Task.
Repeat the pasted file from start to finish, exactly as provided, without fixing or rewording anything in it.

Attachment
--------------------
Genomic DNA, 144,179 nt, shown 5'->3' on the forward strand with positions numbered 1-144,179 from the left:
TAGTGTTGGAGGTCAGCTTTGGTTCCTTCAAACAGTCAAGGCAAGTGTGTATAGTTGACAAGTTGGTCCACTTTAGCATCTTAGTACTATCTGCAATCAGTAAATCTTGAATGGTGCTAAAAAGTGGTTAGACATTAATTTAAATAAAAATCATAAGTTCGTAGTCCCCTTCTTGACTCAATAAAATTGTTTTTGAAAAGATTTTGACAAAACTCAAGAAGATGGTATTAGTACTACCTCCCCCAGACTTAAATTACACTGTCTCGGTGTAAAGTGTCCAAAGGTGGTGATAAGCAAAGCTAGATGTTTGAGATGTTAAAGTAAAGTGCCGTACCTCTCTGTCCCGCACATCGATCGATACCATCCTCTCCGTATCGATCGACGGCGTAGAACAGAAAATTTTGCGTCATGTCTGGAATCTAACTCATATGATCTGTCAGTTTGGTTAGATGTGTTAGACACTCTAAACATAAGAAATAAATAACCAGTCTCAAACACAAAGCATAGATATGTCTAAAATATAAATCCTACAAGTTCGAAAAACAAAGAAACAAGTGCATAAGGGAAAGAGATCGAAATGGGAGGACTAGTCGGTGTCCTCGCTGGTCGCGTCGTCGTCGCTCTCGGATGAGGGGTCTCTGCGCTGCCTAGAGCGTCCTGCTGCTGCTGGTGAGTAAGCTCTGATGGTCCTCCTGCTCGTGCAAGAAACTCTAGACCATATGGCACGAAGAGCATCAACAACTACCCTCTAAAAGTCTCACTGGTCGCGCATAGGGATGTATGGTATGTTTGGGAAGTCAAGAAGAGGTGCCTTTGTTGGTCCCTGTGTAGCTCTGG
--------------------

Genomic DNA, 144,179 nt, shown 5'->3' on the forward strand with positions numbered 1-144,179 from the left:
TAGTGTTGGAGGTCAGCTTTGGTTCCTTCAAACAGTCAAGGCAAGTGTGTATAGTTGACAAGTTGGTCCACTTTAGCATCTTAGTACTATCTGCAATCAGTAAATCTTGAATGGTGCTAAAAAGTGGTTAGACATTAATTTAAATAAAAATCATAAGTTCGTAGTCCCCTTCTTGACTCAATAAAATTGTTTTTGAAAAGATTTTGACAAAACTCAAGAAGATGGTATTAGTACTACCTCCCCCAGACTTAAATTACACTGTCTCGGTGTAAAGTGTCCAAAGGTGGTGATAAGCAAAGCTAGATGTTTGAGATGTTAAAGTAAAGTGCCGTACCTCTCTGTCCCGCACATCGATCGATACCATCCTCTCCGTATCGATCGACGGCGTAGAACAGAAAATTTTGCGTCATGTCTGGAATCTAACTCATATGATCTGTCAGTTTGGTTAGATGTGTTAGACACTCTAAACATAAGAAATAAATAACCAGTCTCAAACACAAAGCATAGATATGTCTAAAATATAAATCCTACAAGTTCGAAAAACAAAGAAACAAGTGCATAAGGGAAAGAGATCGAAATGGGAGGACTAGTCGGTGTCCTCGCTGGTCGCGTCGTCGTCGCTCTCGGATGAGGGGTCTCTGCGCTGCCTAGAGCGTCCTGCTGCTGCTGGTGAGTAAGCTCTGATGGTCCTCCTGCTCGTGCAAGAAACTCTAGACCATATGGCACGAAGAGCATCAACAACTACCCTCTAAAAGTCTCACTGGTCGCGCATAGGGATGTATGGTATGTTTGGGAAGTCAAGAAGAGGTGCCTTTGTTGGTCCCTGTGTAGCTCTGG